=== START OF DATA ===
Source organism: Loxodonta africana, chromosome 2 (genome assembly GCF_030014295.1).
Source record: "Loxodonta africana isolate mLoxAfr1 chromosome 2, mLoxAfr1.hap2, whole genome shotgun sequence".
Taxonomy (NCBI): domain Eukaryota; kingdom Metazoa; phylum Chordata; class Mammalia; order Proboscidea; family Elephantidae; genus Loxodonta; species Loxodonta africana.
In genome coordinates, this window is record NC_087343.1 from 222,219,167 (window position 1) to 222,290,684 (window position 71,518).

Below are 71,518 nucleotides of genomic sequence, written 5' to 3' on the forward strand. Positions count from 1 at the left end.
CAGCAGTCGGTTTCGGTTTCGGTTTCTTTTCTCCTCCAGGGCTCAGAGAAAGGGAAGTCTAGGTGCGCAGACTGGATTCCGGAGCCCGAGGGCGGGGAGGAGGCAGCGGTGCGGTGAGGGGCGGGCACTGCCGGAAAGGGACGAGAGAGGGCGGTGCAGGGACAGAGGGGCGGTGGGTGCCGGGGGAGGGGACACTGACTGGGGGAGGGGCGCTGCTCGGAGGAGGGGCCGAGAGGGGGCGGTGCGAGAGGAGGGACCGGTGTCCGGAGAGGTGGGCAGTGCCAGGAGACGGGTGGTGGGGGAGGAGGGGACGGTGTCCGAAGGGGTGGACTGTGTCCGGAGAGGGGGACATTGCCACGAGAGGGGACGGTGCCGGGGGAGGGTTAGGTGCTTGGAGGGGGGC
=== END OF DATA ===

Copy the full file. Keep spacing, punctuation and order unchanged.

Source organism: Loxodonta africana, chromosome 2 (genome assembly GCF_030014295.1).
Source record: "Loxodonta africana isolate mLoxAfr1 chromosome 2, mLoxAfr1.hap2, whole genome shotgun sequence".
Taxonomy (NCBI): domain Eukaryota; kingdom Metazoa; phylum Chordata; class Mammalia; order Proboscidea; family Elephantidae; genus Loxodonta; species Loxodonta africana.
In genome coordinates, this window is record NC_087343.1 from 222,219,167 (window position 1) to 222,290,684 (window position 71,518).

Below are 71,518 nucleotides of genomic sequence, written 5' to 3' on the forward strand. Positions count from 1 at the left end.
CAGCAGTCGGTTTCGGTTTCGGTTTCTTTTCTCCTCCAGGGCTCAGAGAAAGGGAAGTCTAGGTGCGCAGACTGGATTCCGGAGCCCGAGGGCGGGGAGGAGGCAGCGGTGCGGTGAGGGGCGGGCACTGCCGGAAAGGGACGAGAGAGGGCGGTGCAGGGACAGAGGGGCGGTGGGTGCCGGGGGAGGGGACACTGACTGGGGGAGGGGCGCTGCTCGGAGGAGGGGCCGAGAGGGGGCGGTGCGAGAGGAGGGACCGGTGTCCGGAGAGGTGGGCAGTGCCAGGAGACGGGTGGTGGGGGAGGAGGGGACGGTGTCCGAAGGGGTGGACTGTGTCCGGAGAGGGGGACATTGCCACGAGAGGGGACGGTGCCGGGGGAGGGTTAGGTGCTTGGAGGGGGGC